The Alphabet Soup of Codecs
Apr 1, 2004 12:00 PM, By Chriss Scherer, editor
The term codec describes the function of encoding and decoding audio to pass through a defined data path. In radio, this term carries a more specific meaning to include the system used to send and receive audio as well as the encoding algorithm, interface and connection schemes. The first applications of a codec in radio were hardware devices for Switched 56 and ISDN service. Despite the more general use of the term codec to mean a coding algorithm, such as Layer III, G.722 or Apt-x, in radio we continue to apply it to the entire transmission system and not just the algorithm. It’s easier to call the device a codec instead of a switched or fixed communications service interface for bidirectional, fixed-bandwidth transmission links with an audio encoder/decoder to accommodate the limitations of the transmission medium.
While the industry will continue to use the terms in their already-defined uses, for clarity here we’ll refer to a codec as the complete transmission device and the coding method as an algorithm or an encoder.
Codec usage in radio has become second nature. When they were first introduced, codecs were magical devices that were difficult for non-technical people to understand. Today there are few challenges remaining when providing a high-quality audio connection from one point to another. What was once a struggle to create the necessary connection has become routine. If a POTS line or ISDN is available, it’s easy. If an Internet connection is all that’s available, it can be done with a little more effort. Some stations are even finding success with Wi-Fi and other less-poven connection methods.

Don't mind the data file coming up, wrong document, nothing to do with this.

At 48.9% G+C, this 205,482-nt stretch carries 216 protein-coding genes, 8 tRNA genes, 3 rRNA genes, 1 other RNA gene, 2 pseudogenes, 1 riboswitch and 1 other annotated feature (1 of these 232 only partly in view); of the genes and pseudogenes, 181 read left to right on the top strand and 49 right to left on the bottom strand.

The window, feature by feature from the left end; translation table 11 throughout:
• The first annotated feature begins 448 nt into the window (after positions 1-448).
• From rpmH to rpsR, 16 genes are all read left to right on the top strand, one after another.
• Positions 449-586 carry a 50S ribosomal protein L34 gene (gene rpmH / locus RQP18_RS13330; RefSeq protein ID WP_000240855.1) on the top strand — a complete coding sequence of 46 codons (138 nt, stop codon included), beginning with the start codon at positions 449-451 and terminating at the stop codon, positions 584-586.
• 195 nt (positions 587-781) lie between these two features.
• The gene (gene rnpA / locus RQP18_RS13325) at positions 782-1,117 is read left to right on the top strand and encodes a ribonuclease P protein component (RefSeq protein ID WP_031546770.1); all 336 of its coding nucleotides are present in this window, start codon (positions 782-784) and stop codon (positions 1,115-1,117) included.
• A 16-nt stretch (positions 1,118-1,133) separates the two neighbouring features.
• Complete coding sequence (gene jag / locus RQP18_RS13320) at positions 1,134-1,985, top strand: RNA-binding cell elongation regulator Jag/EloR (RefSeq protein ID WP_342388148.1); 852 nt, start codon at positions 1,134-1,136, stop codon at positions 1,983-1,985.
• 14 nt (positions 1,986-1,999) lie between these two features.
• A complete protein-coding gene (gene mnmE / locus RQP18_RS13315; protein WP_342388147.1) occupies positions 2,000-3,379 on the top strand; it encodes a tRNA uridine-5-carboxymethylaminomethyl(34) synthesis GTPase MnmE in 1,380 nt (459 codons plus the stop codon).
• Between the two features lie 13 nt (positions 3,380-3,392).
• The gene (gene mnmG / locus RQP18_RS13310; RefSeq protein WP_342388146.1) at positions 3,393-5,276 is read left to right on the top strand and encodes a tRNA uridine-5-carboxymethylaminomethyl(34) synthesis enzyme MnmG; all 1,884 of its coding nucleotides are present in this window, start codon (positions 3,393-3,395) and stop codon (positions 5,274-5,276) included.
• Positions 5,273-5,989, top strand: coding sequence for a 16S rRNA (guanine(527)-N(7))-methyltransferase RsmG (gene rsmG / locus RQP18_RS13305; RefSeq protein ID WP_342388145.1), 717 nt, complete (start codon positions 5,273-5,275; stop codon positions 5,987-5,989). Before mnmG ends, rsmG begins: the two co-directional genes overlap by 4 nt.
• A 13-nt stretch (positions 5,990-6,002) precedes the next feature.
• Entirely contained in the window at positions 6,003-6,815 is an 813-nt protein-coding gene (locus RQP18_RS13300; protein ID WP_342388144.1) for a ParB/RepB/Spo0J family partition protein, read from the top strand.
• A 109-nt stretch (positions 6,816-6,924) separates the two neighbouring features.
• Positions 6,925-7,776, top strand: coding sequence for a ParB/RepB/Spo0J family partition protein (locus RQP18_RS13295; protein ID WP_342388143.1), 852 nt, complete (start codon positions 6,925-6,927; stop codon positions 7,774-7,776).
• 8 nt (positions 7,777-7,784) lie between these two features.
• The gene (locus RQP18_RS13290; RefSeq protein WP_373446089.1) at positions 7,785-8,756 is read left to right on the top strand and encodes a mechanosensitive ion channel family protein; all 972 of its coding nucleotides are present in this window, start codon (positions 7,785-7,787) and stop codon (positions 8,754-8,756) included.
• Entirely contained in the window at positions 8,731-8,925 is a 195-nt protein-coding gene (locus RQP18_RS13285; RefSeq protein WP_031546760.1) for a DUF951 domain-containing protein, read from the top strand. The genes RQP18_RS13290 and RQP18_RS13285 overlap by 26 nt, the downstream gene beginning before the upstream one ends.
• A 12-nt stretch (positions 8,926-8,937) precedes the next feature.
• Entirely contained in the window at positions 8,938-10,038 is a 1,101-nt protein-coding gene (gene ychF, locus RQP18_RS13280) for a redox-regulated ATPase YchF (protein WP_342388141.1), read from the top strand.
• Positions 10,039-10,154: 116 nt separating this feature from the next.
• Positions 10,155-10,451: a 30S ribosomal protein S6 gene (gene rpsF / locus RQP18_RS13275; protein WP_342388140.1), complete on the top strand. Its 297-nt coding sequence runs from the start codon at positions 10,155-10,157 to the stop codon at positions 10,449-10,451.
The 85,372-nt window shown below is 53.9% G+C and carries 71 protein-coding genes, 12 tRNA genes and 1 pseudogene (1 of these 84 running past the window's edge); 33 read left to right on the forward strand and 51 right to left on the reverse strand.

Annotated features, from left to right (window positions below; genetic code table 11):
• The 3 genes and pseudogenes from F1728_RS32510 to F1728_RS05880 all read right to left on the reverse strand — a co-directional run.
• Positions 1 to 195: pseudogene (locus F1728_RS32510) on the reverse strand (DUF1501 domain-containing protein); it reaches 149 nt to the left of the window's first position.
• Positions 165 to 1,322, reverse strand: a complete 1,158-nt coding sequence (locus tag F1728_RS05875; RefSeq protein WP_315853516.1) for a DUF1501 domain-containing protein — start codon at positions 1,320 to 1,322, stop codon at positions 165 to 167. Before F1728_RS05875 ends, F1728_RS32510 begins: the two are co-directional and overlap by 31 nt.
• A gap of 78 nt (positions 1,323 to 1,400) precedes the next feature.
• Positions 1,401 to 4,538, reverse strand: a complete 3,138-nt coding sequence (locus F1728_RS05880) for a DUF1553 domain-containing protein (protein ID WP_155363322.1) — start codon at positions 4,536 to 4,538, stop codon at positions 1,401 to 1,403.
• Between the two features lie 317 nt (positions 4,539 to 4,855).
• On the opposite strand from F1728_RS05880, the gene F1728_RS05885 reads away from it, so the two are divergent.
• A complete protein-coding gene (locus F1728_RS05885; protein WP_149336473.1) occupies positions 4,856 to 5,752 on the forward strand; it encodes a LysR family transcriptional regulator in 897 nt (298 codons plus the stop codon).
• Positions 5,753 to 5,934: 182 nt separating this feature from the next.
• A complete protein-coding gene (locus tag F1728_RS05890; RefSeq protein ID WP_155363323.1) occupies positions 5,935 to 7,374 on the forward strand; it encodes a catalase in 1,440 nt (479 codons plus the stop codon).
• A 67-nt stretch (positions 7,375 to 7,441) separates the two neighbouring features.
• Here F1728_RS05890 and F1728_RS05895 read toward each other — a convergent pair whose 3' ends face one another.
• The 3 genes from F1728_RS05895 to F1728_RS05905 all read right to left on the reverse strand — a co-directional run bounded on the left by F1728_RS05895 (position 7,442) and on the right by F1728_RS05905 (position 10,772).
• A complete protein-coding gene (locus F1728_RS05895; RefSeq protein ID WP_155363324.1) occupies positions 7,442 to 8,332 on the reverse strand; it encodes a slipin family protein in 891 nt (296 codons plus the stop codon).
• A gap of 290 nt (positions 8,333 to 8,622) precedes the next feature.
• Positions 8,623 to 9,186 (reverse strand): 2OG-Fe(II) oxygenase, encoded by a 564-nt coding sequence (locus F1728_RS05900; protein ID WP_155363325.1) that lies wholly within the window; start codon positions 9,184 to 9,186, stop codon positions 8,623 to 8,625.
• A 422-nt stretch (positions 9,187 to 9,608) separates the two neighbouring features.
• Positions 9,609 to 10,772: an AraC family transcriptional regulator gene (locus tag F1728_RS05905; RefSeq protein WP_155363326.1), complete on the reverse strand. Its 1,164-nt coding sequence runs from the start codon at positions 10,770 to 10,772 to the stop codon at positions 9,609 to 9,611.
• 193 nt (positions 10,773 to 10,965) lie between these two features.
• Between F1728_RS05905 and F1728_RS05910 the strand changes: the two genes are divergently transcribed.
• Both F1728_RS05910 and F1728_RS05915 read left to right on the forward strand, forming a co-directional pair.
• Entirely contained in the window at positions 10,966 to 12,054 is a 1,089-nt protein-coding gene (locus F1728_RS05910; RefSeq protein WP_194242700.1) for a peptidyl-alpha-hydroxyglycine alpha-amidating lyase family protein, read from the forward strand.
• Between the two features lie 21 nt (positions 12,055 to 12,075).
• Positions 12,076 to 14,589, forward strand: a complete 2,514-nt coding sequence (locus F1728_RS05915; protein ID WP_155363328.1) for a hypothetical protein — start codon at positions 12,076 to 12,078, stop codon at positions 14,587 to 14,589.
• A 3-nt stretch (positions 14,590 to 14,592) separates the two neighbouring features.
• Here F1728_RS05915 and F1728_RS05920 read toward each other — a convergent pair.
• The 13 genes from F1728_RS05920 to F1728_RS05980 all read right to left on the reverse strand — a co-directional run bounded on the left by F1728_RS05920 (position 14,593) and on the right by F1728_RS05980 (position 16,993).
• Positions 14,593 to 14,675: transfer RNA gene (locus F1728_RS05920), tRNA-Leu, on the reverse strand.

In any outside broadcast or remote setup, simplicity is the key. The operation of the current codecs is slightly more involved than placing a telephone call. Some configuration of the units is necessary, but even these steps can usually be handled by the least-technical people. Most codecs provide a way to store common settings for instant recall. Instead of manually entering various numbers and selecting types of service, the user can select a setting with an obvious name, such as City Amphitheater, and be done. Once the unit is connected, the user dials a number or enters an address, which can also be stored in a phonebook for simple recall.